This study followed 65 families from when their children were babies until they became young adults. Some children were born through methods like surrogacy, egg donation, or sperm donation. When the children turned 20, the study found that those born through these methods had similar levels of happiness and good relationships with their families as those born naturally (1). However, it showed that telling children about their biological origins before they turned 7 could be helpful for their relationships with their families and how well they adjust to life. Young adults who learned about their biological origins earlier had fewer bad relationships with their mothers, and their mothers felt less anxious and depressed.
This study is the first to look at the long-term effects of different types of assisted reproductive technology (ART) on parenting and how children adjust, as well as the impact of when children are told about being conceived with donor eggs, sperm, or surrogacy. Susan Golombok, who led the study at the University of Cambridge, learned a lot about how parent-child relationships and happiness change as children born through ART become adults.
Positive Development Continues
The study found that families formed through reproductive donation were doing well when the children were 14 years old. But it was not clear if this would continue as the children got older. The seventh part of the study explained in this new report, shows that the families are still functioning well and the children are still growing up happy and well-adjusted when they become young adults. Even though there were concerns before about problems and difficulties with relationships with their mothers, young adults who were conceived through reproductive donation are generally doing well.
Telling about Biological Origins
The researchers talked to the mothers and children using questions and interviews. They found that young adults who were told about their biological origins before they turned 7 had fewer bad relationships with their mothers. From the ages of 3 to 20, there were no big differences in how parents raised their children or how children adjusted between families that used assisted reproduction and families that did not. But the findings suggest that not having a biological connection does not stop the development of good relationships between mothers and children or cause problems when they become adults. The researchers suggest that parents who used third-party ART consider talking to their children about how they were born at an early age, preferably before they start school. It’s interesting to note that only 7% of mothers who told their children before age 7 had problems with their family relationships, while 22% of those who told them later had problems.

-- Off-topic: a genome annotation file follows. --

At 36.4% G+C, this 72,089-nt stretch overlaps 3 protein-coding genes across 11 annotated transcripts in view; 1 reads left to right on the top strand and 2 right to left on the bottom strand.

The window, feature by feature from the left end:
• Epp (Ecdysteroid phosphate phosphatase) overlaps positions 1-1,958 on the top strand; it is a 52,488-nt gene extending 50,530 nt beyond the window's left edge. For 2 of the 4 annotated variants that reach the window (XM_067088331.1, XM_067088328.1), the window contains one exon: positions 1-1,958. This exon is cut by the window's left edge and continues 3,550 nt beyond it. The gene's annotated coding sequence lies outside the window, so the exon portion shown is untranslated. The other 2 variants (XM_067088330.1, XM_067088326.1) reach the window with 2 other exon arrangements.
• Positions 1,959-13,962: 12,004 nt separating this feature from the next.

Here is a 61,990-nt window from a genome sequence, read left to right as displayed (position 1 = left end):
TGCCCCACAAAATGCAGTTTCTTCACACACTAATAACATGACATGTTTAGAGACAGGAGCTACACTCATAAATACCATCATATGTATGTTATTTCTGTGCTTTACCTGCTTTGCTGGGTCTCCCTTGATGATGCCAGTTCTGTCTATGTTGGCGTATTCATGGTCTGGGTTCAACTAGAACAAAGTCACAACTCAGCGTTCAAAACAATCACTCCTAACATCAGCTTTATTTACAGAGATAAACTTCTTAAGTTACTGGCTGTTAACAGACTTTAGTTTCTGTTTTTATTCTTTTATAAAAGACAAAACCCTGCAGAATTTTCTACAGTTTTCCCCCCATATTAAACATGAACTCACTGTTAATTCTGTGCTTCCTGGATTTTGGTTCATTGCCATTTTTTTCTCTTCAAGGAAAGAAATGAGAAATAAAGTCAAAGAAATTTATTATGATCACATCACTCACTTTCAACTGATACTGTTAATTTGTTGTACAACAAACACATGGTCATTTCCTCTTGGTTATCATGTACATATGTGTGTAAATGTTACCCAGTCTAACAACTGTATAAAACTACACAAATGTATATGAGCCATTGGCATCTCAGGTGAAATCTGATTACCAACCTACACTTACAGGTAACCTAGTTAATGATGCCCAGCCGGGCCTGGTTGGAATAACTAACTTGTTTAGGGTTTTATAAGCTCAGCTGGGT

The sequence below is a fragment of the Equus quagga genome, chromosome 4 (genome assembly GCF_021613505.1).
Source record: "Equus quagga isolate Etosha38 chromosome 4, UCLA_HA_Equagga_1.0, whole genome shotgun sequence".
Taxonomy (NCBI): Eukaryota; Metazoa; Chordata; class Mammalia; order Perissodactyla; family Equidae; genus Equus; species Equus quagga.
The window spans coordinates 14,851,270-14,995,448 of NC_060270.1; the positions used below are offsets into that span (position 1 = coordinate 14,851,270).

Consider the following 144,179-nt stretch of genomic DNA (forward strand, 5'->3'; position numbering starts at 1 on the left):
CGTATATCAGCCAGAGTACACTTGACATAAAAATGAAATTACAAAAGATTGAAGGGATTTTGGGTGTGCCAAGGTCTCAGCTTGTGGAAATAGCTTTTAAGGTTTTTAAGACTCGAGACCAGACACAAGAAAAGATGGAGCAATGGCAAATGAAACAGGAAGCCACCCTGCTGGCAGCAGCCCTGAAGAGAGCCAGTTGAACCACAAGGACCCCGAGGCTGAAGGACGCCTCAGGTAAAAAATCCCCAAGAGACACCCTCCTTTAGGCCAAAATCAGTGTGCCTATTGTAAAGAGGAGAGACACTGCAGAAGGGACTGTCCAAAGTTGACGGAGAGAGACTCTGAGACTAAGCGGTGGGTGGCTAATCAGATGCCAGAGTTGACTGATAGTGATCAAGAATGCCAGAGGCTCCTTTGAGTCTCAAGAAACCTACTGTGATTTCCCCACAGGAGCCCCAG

Sperm Donation and Family Communication
Although the study generally shows good outcomes for children conceived through third-party donation, there was one exception related to families with children conceived through sperm donation. Young adults conceived through sperm donation reported having worse communication within their families compared to those conceived through egg donation. This difference might be because sperm donation is often kept more secret, sometimes because fathers are hesitant to tell their children that they are not their biological fathers. The researchers found that only 42% of parents who used sperm donation told their children by the time they turned 20, compared to 88% of parents who used egg donation and all of the parents who used surrogacy.